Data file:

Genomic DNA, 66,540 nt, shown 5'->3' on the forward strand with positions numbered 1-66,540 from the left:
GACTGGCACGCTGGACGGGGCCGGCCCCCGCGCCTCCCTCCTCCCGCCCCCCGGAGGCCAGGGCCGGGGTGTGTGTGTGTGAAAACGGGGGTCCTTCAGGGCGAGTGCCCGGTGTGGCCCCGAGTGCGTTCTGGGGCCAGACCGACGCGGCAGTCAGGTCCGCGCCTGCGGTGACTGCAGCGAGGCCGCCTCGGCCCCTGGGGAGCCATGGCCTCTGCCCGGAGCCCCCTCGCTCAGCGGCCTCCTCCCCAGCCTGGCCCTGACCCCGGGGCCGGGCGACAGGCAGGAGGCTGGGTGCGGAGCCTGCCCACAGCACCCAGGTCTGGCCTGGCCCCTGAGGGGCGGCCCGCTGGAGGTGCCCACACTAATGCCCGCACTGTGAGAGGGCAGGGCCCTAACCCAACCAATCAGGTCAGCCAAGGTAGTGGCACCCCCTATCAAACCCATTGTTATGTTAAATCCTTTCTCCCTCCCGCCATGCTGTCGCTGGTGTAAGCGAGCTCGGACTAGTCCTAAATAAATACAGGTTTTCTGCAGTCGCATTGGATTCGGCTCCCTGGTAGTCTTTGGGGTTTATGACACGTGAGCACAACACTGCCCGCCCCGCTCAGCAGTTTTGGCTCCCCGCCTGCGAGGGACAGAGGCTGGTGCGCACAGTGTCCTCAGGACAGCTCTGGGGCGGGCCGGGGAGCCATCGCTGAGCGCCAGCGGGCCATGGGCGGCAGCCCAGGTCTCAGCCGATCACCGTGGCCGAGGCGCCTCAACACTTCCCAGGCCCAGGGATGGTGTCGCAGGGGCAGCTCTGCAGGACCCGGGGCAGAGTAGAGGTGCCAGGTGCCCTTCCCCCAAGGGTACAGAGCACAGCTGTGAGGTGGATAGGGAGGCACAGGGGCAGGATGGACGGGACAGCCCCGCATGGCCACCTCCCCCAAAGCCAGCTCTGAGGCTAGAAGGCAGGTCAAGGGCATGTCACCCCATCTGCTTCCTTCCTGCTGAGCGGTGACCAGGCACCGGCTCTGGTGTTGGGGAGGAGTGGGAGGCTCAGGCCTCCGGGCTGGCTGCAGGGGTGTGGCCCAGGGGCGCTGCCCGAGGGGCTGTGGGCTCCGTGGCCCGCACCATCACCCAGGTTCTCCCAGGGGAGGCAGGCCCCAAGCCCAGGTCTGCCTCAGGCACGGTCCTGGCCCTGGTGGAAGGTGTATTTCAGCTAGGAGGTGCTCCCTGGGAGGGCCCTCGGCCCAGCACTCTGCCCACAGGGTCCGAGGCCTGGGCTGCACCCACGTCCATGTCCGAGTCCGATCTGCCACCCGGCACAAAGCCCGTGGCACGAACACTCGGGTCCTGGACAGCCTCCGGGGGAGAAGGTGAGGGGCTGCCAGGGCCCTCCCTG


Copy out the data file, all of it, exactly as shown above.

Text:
Genomic DNA, 66,540 nt, shown 5'->3' on the forward strand with positions numbered 1-66,540 from the left:
GACTGGCACGCTGGACGGGGCCGGCCCCCGCGCCTCCCTCCTCCCGCCCCCCGGAGGCCAGGGCCGGGGTGTGTGTGTGTGAAAACGGGGGTCCTTCAGGGCGAGTGCCCGGTGTGGCCCCGAGTGCGTTCTGGGGCCAGACCGACGCGGCAGTCAGGTCCGCGCCTGCGGTGACTGCAGCGAGGCCGCCTCGGCCCCTGGGGAGCCATGGCCTCTGCCCGGAGCCCCCTCGCTCAGCGGCCTCCTCCCCAGCCTGGCCCTGACCCCGGGGCCGGGCGACAGGCAGGAGGCTGGGTGCGGAGCCTGCCCACAGCACCCAGGTCTGGCCTGGCCCCTGAGGGGCGGCCCGCTGGAGGTGCCCACACTAATGCCCGCACTGTGAGAGGGCAGGGCCCTAACCCAACCAATCAGGTCAGCCAAGGTAGTGGCACCCCCTATCAAACCCATTGTTATGTTAAATCCTTTCTCCCTCCCGCCATGCTGTCGCTGGTGTAAGCGAGCTCGGACTAGTCCTAAATAAATACAGGTTTTCTGCAGTCGCATTGGATTCGGCTCCCTGGTAGTCTTTGGGGTTTATGACACGTGAGCACAACACTGCCCGCCCCGCTCAGCAGTTTTGGCTCCCCGCCTGCGAGGGACAGAGGCTGGTGCGCACAGTGTCCTCAGGACAGCTCTGGGGCGGGCCGGGGAGCCATCGCTGAGCGCCAGCGGGCCATGGGCGGCAGCCCAGGTCTCAGCCGATCACCGTGGCCGAGGCGCCTCAACACTTCCCAGGCCCAGGGATGGTGTCGCAGGGGCAGCTCTGCAGGACCCGGGGCAGAGTAGAGGTGCCAGGTGCCCTTCCCCCAAGGGTACAGAGCACAGCTGTGAGGTGGATAGGGAGGCACAGGGGCAGGATGGACGGGACAGCCCCGCATGGCCACCTCCCCCAAAGCCAGCTCTGAGGCTAGAAGGCAGGTCAAGGGCATGTCACCCCATCTGCTTCCTTCCTGCTGAGCGGTGACCAGGCACCGGCTCTGGTGTTGGGGAGGAGTGGGAGGCTCAGGCCTCCGGGCTGGCTGCAGGGGTGTGGCCCAGGGGCGCTGCCCGAGGGGCTGTGGGCTCCGTGGCCCGCACCATCACCCAGGTTCTCCCAGGGGAGGCAGGCCCCAAGCCCAGGTCTGCCTCAGGCACGGTCCTGGCCCTGGTGGAAGGTGTATTTCAGCTAGGAGGTGCTCCCTGGGAGGGCCCTCGGCCCAGCACTCTGCCCACAGGGTCCGAGGCCTGGGCTGCACCCACGTCCATGTCCGAGTCCGATCTGCCACCCGGCACAAAGCCCGTGGCACGAACACTCGGGTCCTGGACAGCCTCCGGGGGAGAAGGTGAGGGGCTGCCAGGGCCCTCCCTG